The shape of the Solar System was once a little more on the doughy side.

Before it arranged itself into a flattened disk, the distribution of dust and rocks had more in common with a donut than a pancake. This is the conclusion scientists reached after studying iron meteorites from the outer Solar System, finding that they can only be explained if the Solar System's shape was once toroidal.

This is information that can help us interpret other emerging planetary systems and determine the order in which they assemble.

The formation of a planetary system around a star starts in a molecular cloud of gas and dust drifting through space. If a portion of the cloud becomes dense enough, it will collapse under its own gravity, spinning as it goes, becoming the seed of a growing baby star. As it spins, the material in the surrounding cloud pulls into a circling disk that feeds into the protostar.

Within that disk smaller clumps form, becoming protoplanetary seeds that either continue to grow into full planets, or – what seems far more frequent – have their development arrested, remaining as a smaller object like an asteroid.

We've seen these disks time and again around other stars, with gaps carved by planets slurping up the dust as they go.

But iron meteorites found here in our own Solar System tell another part of the story.

According to a team led by planetary scientist Bidong Zhang of the University of California Los Angeles, the composition of asteroids in the outer Solar System requires the cloud of material to be donut-shaped, rather than a series of concentric rings in a flat disk. This suggests that the first stages of the system's coalescence are toroidal.

The iron meteorites in question – chunks of rock that have made their long way to Earth from the outer Solar System – are richer in refractory metals than those found in the inner Solar System. These are metals such as platinum and iridium, whose formation can only take place in a very hot environment such as one close to a forming star.

This poses a bit of a pickle, because those meteorites came not from the inner Solar System, but the outer, which means they must have formed close to the Sun and moved outward as the protoplanetary disk expanded. According to modeling conducted by Zhang and his colleagues, though, these iron objects would not have been able to traverse gaps in a protoplanetary disk.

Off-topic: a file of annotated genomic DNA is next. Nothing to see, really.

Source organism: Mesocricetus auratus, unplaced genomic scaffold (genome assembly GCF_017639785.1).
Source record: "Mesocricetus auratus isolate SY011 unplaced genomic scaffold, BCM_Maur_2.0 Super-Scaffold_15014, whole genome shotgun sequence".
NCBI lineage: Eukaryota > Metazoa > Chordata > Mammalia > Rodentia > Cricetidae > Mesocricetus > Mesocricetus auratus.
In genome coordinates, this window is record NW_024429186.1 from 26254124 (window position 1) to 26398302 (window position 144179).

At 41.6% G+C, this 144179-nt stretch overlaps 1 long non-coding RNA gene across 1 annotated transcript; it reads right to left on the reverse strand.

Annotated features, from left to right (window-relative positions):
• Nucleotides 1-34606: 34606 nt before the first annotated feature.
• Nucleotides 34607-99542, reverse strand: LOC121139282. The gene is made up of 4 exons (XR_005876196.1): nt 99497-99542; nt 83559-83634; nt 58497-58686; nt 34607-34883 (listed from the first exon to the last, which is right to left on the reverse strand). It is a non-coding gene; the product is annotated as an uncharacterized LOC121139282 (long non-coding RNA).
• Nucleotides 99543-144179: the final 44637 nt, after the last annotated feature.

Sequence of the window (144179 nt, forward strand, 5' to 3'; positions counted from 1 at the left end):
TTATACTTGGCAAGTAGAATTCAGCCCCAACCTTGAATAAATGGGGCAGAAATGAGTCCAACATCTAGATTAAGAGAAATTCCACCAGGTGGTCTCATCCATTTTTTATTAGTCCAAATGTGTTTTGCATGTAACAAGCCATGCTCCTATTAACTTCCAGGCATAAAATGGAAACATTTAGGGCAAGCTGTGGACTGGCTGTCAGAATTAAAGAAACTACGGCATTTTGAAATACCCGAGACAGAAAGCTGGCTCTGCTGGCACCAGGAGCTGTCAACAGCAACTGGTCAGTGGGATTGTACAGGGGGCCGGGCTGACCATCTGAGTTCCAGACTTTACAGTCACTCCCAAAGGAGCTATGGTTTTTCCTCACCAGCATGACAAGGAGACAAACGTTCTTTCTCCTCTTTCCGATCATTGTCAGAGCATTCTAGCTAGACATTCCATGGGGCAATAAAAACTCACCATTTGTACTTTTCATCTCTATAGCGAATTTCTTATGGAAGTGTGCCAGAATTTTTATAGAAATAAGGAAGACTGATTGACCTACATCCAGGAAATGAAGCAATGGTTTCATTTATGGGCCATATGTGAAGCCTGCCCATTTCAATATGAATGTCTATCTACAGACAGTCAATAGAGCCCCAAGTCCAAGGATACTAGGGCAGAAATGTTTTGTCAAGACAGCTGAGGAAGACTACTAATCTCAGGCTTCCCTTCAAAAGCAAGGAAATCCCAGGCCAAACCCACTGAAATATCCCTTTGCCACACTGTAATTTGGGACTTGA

According to their calculations, the migration could have occurred most easily if the protoplanetary structure was toroidal in shape. This would have ushered the metal-rich objects towards the outer fringes of the forming Solar System.

Then, as the disk cooled and the planets started to form, the inability of rocks to travel across gaps in the disk would have acted as a very effective fence, keeping them from migrating back towards the Sun under the pull of gravity.

"Once Jupiter formed, it very likely opened a physical gap that trapped the iridium and platinum metals in the outer disk and prevented them from falling into the Sun," Zhang says.

"These metals were later incorporated into asteroids that formed in the outer disk. This explains why meteorites formed in the outer disk – carbonaceous chondrites and carbonaceous-type iron meteorites – have much higher iridium and platinum contents than their inner-disk peers."

It's amazing what you can learn from a lump of pitted, metallic rock.

The research has been published in the Proceedings of the National Academy of Sciences.